Different types of Spina Bifida Developmental Disability & the Reduction of Cognitive Functions

There are different types of Spina Bifida (SB) development disability that limits or reduces the cognitive functions performed by the brain. These brain functions include attention, short and long term memory, language learning, problem solving, decision making, speech-fluency, auditory and visual functions [1]. I will be explaining each one in detail further along in the article.

What happens to cognitive functions in Spina Bifida Development Disability?

Spina Bifida is a neurological disorder with physical and neurosychological damage where a large number of individuals with SB develop hydrocephalus and other disabilities of posterior cortex, midbrain, cerebellum and white matter. Therefore, intellectual skills among patients with a Spina Bifida developmental disability are often found altered or below average [2]. Cognitive deficits in Spina Bifida is a developmental disability that may impair the patients’ academic ability, motor ability, verbal memory [3], perception and speech fluency. Thus, it is correct to conclude that SB has a great impact on a person’s behavioural outcomes [4].

In patients with SB who develop hydrocephalus intra-cranial pressure (ICP) may be raised. The raised ICP may further affect the Spina Bifida developmental disability. Usually, in SB patients hydrocephalus or raised ICP alone does worsen the situation; however, it only happens when both the conditions exist together. Sometimes, the patients with SB may have a more serious  abnormality called Arnold-Chiari Malformation.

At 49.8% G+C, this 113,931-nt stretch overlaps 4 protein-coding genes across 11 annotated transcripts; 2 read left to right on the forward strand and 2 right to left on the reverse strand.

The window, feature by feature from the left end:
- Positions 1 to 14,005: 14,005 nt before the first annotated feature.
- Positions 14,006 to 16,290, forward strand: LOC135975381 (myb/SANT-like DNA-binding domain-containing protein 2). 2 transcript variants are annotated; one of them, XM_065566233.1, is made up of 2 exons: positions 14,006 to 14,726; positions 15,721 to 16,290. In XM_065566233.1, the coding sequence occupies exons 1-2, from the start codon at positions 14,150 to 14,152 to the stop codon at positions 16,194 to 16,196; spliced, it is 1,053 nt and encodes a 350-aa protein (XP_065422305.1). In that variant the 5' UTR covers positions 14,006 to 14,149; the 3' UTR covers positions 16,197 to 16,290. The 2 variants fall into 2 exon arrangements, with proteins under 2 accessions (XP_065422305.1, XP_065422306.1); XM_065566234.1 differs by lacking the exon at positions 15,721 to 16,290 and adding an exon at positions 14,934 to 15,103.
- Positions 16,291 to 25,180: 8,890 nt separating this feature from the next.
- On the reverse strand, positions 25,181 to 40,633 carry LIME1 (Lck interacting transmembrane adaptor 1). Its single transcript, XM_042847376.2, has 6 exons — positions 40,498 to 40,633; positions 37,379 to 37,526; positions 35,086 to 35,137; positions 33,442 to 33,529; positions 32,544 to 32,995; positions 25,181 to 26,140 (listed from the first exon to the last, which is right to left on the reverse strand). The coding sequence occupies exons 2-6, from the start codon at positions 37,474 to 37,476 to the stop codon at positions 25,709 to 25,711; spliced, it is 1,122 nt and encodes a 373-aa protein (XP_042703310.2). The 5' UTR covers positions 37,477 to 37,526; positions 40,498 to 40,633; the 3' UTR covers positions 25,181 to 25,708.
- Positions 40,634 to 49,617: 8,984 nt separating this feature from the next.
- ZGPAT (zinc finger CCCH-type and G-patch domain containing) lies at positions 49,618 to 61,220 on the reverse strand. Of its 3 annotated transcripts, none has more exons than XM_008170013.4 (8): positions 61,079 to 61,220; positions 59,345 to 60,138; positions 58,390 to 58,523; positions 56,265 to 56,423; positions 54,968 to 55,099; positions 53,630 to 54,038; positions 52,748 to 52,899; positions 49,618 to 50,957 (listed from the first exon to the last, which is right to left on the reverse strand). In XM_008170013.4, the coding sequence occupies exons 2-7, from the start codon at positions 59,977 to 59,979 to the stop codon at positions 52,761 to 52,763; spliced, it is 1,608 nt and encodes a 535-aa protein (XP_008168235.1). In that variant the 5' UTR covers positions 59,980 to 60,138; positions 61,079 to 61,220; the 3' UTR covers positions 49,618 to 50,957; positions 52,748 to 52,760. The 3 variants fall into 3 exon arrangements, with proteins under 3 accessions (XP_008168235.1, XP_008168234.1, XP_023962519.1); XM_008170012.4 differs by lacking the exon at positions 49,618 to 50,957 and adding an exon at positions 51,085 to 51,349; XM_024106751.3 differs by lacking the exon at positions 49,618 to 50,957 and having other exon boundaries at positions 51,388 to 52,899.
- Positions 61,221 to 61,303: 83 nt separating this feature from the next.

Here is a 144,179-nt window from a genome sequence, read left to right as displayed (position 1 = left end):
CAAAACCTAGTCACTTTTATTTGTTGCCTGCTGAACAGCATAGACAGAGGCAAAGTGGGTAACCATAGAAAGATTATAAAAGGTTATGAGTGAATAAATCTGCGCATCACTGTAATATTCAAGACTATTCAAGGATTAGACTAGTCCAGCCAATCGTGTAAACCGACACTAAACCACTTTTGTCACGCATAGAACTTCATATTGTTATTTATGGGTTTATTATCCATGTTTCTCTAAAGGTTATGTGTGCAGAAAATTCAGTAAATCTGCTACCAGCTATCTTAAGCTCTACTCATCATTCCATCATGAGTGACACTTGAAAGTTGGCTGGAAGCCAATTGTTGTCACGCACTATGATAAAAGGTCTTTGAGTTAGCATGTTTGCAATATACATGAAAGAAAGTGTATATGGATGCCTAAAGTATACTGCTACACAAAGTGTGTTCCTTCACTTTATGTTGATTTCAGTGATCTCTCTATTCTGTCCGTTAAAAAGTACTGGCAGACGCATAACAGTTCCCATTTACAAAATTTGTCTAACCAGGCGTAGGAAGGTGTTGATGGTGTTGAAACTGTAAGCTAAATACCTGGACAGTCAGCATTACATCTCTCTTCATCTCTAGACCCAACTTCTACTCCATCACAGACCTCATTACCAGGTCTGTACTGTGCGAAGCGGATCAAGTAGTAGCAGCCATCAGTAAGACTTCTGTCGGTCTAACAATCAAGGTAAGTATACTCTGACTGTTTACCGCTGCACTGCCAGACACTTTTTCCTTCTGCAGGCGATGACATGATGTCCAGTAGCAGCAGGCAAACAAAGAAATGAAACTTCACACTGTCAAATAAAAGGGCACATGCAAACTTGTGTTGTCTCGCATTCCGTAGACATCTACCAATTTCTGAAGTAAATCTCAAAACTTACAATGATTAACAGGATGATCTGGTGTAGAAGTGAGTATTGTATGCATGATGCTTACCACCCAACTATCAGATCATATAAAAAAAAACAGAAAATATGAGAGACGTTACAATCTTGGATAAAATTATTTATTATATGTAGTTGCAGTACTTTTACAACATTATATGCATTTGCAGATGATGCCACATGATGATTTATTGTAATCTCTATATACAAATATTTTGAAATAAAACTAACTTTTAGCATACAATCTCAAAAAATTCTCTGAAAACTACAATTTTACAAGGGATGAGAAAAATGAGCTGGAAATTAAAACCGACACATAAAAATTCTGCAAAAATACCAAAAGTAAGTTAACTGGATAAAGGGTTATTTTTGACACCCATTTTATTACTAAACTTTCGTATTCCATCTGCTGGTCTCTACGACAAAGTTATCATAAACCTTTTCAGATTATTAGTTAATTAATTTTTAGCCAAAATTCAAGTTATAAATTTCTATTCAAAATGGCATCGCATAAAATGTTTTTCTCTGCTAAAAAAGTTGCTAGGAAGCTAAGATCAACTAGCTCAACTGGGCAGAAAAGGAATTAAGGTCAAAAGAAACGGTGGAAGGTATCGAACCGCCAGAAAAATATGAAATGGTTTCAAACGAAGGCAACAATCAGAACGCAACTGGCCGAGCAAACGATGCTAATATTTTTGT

Arnold-Chiari Malformation

This is a malformation of the brain where cerebellar tonsils protrude downwards through the foramen magnum due to the lack of development of the posterior fossa. Thus, the condition stops the outflow of cerebrospinal fluid (CSF) due to the compression or blockage in the outflow tract. Such patients report of headache, dizziness, problems in coordination and swallowing and in more severe conditions, paralysis [5]. Other rare problems include hydrocephalus, spinal curvature and connective tissue disorders. Severity of the disability depends upon the elevation of ICP and hydrocephalus in which shunt revision, infections and seizures may develop.

Video submission into the Neuro Film Festival. Very good information about the Arnold-Chiari Malformation.

How to test for a cognitive problem as a developmental disability in Spina Bifida?

Cognitive dysfunction tests can be confirmed by different types listed below:

PCFT: Prudhoe Cognitive Function Test

The PCFT test is a psychological test that is used to assess the intellectual disability of patients.  It can be used for  patients  with SB [6]. The PCFT is available in three forms:

  1. PCFT long
  2. PCFT short A
  3. PCFT short B


Question based or history related:

  • A patient may have problems with memory and other brain functions such as planning, instruction following and decision making
  • A careful medical history is helpful to confirm that patients’ memory is intact or if it has declined